Mussel Memory: Repeating a 65 year old study

How a follow up to a 65 year old study on Thames' mussels revealed some troubling results...
02 December 2022

Interview with 

Isobel Ollard, University of Cambridge

MUSSEL_THAMES

A mussel from the study

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To the aquatic realm now, and mussel numbers are a good indicator of the health of a river. And Cambridge University zoologist Isobel Ollard set out to replicate a study from over half a century ago on a stretch of the River Thames near Reading to see what had changed. Alarmingly, mussel numbers were down 95%, with some species disappearing completely…

Isobel - Muscles are one of the most threatened animal groups globally. But in the UK we really have very little information about how they're doing. And this study, which we replicated, was carried out in 1964 and it was one of the first properly quantitative surveys of muscle populations anywhere in the world. And it found, for example, that freshwater muscles contribute over 90% of the biomass in the river Thames, in the riverbed. So we wanted to return to that site and use the same survey methods, find out what's changed in the intervening period.

James - And other than that headline stat of 95% population decrease, what were the other key findings of your study in comparison to that one 50 years ago?

Isobel - So we found that one species, the depressed river mussel, has disappeared completely from the site. So although we found a few shells, we didn't find any live muscles of that species. And two other species have declined really sharply. So the duck mussel is down 99% and the Painter's mussel is down 97%. And those are both species, which are typically seen as common. We also found that individual sizes in the muscles have changed. So they're growing more slowly now than they were in 1964 and they're reaching sizes which are about 10 to 35% smaller than they were nearly 60 years ago.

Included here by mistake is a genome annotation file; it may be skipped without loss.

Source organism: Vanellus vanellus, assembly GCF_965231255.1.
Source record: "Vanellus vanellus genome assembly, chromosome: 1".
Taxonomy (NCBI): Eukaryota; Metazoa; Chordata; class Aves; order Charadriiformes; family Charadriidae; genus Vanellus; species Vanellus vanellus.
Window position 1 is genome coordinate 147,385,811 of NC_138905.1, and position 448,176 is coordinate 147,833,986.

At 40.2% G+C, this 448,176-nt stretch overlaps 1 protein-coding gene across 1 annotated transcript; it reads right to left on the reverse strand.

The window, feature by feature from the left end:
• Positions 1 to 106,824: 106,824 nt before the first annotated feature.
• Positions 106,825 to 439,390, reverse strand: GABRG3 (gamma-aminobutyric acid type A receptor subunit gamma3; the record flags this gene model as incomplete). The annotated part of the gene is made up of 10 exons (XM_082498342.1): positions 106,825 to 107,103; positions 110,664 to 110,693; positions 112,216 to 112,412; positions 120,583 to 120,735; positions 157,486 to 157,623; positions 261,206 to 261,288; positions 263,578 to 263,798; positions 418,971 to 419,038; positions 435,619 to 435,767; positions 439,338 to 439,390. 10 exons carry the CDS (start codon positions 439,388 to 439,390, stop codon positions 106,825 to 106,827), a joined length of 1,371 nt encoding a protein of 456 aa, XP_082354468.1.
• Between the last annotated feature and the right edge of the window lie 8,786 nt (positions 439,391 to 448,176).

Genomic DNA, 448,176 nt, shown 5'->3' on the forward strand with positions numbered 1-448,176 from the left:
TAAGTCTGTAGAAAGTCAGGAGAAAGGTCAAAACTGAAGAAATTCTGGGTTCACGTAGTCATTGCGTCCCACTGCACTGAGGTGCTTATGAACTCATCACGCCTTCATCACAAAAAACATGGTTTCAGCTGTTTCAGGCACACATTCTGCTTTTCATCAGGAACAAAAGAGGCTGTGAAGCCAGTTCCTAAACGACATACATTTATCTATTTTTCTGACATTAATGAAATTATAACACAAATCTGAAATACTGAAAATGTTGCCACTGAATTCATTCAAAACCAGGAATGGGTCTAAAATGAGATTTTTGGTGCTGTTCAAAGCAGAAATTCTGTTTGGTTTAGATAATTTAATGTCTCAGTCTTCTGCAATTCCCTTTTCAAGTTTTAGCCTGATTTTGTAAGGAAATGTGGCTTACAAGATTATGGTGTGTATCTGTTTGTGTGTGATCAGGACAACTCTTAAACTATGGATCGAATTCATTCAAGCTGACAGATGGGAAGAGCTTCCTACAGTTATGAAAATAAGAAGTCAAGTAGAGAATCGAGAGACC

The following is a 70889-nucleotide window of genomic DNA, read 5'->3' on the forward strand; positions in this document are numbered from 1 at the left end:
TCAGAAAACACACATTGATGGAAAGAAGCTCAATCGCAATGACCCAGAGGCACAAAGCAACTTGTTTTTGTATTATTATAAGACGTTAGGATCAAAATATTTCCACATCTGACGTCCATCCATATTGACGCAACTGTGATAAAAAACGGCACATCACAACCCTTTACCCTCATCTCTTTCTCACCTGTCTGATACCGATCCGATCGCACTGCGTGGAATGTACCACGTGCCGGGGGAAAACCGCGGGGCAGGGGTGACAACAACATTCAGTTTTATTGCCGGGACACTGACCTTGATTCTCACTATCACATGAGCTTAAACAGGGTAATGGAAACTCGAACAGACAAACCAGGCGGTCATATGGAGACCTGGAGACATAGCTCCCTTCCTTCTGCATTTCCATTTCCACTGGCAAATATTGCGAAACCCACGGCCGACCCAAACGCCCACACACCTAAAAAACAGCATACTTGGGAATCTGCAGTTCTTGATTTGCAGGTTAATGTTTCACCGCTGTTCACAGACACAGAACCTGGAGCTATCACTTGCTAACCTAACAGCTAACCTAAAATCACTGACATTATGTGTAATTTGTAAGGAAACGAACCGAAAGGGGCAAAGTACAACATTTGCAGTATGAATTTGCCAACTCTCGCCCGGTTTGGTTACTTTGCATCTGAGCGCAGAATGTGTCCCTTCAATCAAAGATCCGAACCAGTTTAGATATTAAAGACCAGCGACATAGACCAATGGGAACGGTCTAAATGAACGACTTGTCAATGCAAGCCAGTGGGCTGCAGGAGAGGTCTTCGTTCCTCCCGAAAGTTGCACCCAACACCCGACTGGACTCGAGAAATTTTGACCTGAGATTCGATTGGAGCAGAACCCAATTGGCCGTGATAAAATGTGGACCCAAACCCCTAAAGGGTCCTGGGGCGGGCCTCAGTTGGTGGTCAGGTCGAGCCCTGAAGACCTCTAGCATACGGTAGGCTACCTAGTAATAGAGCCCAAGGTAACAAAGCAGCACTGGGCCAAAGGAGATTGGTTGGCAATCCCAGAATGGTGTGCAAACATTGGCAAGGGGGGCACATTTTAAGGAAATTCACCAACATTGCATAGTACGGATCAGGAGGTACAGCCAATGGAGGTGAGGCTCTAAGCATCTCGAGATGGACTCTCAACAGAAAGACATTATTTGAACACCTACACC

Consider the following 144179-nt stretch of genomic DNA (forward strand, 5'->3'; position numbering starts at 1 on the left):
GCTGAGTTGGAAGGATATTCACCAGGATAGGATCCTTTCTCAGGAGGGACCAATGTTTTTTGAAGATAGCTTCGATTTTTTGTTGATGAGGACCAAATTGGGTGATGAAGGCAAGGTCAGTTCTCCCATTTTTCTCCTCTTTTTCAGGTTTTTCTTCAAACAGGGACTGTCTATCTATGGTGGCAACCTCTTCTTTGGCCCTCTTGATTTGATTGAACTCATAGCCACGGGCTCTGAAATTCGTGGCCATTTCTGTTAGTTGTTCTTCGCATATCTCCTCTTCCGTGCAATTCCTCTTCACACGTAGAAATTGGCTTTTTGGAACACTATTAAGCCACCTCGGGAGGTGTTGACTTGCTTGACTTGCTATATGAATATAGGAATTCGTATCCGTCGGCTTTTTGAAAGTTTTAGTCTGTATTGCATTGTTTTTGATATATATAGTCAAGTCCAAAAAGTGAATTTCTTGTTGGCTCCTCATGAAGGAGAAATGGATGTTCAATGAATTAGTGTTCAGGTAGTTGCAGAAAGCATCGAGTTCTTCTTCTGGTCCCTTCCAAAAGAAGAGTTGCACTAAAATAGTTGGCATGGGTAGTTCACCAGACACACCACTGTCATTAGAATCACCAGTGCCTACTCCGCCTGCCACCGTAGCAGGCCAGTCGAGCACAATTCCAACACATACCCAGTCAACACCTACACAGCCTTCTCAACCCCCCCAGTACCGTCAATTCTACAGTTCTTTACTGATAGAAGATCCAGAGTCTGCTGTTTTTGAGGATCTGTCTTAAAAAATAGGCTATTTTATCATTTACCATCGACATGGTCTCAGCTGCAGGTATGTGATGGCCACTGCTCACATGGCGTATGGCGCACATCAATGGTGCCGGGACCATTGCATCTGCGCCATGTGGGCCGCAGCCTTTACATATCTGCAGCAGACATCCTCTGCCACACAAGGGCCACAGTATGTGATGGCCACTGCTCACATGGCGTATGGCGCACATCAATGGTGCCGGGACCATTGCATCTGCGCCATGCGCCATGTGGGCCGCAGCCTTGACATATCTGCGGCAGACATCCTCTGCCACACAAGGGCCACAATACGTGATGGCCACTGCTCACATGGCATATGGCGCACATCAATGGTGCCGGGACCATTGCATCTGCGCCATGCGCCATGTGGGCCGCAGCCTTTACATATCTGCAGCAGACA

James - All sounds quite worrying.

Isobel - Absolutely, yeah. And really for two reasons. So the first being that mussels are often viewed as indicator species about the health of an ecosystem. So if mussels are declining, that's kind of bad news, which suggests that the habitat quality more generally is probably deteriorating. And the second reason is that mussels are really important in the ecosystem. So they're described as ecosystem engineers because of the roles that they play in underpinning the ecosystem more widely. So they're filter feeders. They take in algae and other organic particles from the water column and help to keep the water clear and a single muscle can filter up to 40 liters of water in a day. So you can imagine the amount of water filtration that's going on across the river and we know that having a high density of muscles is associated with high riverbed biodiversity.

James - So what's the cause? What's behind this dramatic decline?

Isobel - One clear reason that we found is the fact that this site's been invaded by zebra mussels, which are a non-native species to the UK, which are now found in fairly high densities in the river Thames. And they weren't present at that site in 1964. And they're a really problematic invasive species so they can settle on hard surfaces, including on the shells of native muscles. And that means not only do they compete for food with those muscles, but they can also smother them and ultimately stop them from opening their shells at all. There's probably also been wider ecosystem degradation, so things like pollution. We also looked at the level of nutrients in the river and we found that the level of particularly phosphate has declined a lot in the intervening period and that's probably due to tighter controls around sewage releases. And while that's good for the ecosystem generally because less nutrients means less chance of developing harmful algal blooms, that could be potentially bad news for the muscles in that it means less food availability for the mussels and we think that might be contributing to their slower growth rates.

James - So what do you propose we do about this? Is there anything we can do about this?

Isobel - So I think one of the really key things that comes out of this is that we need more monitoring, especially for species which we think are common. We really have no idea how widespread this picture might be across the UK. In order to kind of pin down the causes and design better interventions and to conserve these species, we need to do more monitoring more widely and across more species.

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